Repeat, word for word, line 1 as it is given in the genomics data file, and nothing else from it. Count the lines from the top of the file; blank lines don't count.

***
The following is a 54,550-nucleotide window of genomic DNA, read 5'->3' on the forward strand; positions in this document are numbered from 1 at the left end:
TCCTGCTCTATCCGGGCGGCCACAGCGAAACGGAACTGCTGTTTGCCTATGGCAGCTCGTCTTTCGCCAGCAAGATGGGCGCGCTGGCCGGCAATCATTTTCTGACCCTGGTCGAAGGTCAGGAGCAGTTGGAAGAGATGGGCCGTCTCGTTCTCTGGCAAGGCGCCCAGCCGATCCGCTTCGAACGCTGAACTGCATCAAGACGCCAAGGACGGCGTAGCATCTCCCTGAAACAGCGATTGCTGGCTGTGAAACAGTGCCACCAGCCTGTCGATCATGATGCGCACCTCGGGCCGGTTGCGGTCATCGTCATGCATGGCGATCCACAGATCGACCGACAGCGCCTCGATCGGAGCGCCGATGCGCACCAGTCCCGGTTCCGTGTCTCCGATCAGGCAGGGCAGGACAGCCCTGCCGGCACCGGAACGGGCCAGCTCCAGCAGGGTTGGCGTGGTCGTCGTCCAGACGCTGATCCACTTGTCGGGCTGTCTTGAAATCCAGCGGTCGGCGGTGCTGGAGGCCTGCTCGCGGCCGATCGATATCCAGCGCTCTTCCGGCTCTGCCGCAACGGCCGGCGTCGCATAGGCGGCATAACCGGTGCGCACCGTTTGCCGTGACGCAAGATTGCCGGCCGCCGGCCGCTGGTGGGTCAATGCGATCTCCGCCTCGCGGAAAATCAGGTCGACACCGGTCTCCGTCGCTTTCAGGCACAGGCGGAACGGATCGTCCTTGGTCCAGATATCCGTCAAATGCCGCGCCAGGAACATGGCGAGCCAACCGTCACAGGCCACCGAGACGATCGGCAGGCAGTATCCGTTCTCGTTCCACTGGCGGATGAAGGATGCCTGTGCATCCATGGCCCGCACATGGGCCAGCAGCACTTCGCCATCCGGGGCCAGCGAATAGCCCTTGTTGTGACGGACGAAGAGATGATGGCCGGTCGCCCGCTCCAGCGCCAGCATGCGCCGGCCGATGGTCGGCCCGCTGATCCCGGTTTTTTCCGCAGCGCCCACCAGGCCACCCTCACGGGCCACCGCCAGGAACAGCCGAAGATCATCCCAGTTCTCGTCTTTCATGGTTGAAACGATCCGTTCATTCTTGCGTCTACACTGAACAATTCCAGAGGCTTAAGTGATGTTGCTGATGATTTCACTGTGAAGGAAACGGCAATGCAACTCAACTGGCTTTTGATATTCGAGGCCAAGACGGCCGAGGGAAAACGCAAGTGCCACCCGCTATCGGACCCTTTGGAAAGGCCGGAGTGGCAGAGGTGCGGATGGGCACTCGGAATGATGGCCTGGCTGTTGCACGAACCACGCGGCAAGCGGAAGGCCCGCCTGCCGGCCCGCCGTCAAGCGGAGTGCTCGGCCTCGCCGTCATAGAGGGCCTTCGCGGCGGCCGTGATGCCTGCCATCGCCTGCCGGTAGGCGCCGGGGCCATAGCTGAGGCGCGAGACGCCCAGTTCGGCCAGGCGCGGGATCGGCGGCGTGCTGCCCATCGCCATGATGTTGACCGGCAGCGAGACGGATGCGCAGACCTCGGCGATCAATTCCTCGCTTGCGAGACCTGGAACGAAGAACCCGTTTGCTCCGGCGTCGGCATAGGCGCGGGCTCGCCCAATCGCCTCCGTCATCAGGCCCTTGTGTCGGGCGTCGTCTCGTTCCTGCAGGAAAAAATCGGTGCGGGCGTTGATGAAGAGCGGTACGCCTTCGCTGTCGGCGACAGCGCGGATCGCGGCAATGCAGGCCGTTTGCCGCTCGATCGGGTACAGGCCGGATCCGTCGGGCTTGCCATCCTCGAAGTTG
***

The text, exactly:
The following is a 54,550-nucleotide window of genomic DNA, read 5'->3' on the forward strand; positions in this document are numbered from 1 at the left end: